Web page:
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Are You Hands-Free?

What’s New for Ontario Drivers?

On October 26th, 2009, the rules of the road changed in Ontario. Drivers can expect to face fines for talking, texting, typing, dialing or emailing on a hand-held cell phone. The law extends to any hand-held communications or entertainment devices. Laptops and DVD players cannot be in your field of vision. The only exception for driving with a handheld phone is made for calling 911 in an emergency situation. In all other instances, drivers are encouraged to use hands-free devices such as a cell phone with an earpiece or headset that uses voice activated dialing or is plugged into your vehicle’s sound system. You are permitted to use a wireless device that requires a button to be pushed to activate or terminate the call. GPS screens that are secured to your dashboard and do not impede your view are also allowed, however, you must program your GPS prior to beginning your drive. Remember, the new law applies to MP3 players and iPods – you are allowed to use them, but cannot touch or change their functionality while driving. If you are not interested in upgrading to a hands-free device, you are still allowed to safely pull off to the side of the road to make a call or answer your phone. Ensure that your hands-free technology is properly installed. If you are unsure, visit the store where you purchased the equipment or visit your local car dealership.

What If You Get Caught?
If caught driving with a hand-held device, you could be fined up to $500 if you use a prohibited device.

Exceptions for Commercial Drivers
There are some exceptions to the new law for commercial drivers. School bus and taxi drivers, couriers and public service workers (e.g., transit and highway maintenance workers) are allowed to use wireless communication devices that aren’t hand-held, as well as display screens because they depend on them to perform their job. There is a three-year phase-out period until January 1, 2013 for the commercial use of two-way radios, including mobile and CB radios to allow for hands-free technologies to be developed. The new law does not affect mobile data terminals, logistical tracking devices and dispatching devices. They are permitted for commercial and public service vehicle drivers who are engaged in the performance of their duties. Hand-mikes (push-to-talk systems) and portable radios or “walkie-talkies” may be used in a hands-free mode. Drivers may use a lapel button or other hands-free application as long as the hand-mike or walkie-talkie is not held while driving. For more information on specific exemptions for commercial, emergency, and other public service drivers, visit the MTO website www.mto.gov.on.ca to download a copy of Ontario Regulation 366/09.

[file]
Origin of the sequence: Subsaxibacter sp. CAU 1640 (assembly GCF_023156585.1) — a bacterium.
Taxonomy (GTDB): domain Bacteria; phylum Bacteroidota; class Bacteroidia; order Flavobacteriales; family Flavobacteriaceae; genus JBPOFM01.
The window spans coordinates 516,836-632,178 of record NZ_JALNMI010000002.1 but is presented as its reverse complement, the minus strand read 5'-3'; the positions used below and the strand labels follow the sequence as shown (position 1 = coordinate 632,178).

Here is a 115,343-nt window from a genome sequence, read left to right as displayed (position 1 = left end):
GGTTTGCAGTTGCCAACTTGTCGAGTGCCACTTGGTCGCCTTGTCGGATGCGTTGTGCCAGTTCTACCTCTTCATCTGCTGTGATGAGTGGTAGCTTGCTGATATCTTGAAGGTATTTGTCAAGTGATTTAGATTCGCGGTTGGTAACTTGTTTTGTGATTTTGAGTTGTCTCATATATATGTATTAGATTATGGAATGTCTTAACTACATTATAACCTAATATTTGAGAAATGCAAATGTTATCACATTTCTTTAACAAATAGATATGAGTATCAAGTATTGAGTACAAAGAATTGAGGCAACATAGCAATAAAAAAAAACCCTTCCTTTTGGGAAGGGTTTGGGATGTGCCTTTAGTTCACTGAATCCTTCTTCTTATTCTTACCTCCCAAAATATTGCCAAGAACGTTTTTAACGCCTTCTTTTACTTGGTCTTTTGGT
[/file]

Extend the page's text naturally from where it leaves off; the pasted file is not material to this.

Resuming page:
Did You Know?

  • Studies show that a driver using a cell phone is four times more likely to be in a crash than a driver focused on the road.
  • Among truck drivers, dialing a cell phone while driving resulted in a 5.9 times greater risk, and text messaging resulted in a 23.2-times greater risk.
  • Ontario joins more than 50 countries worldwide that have similar legislation.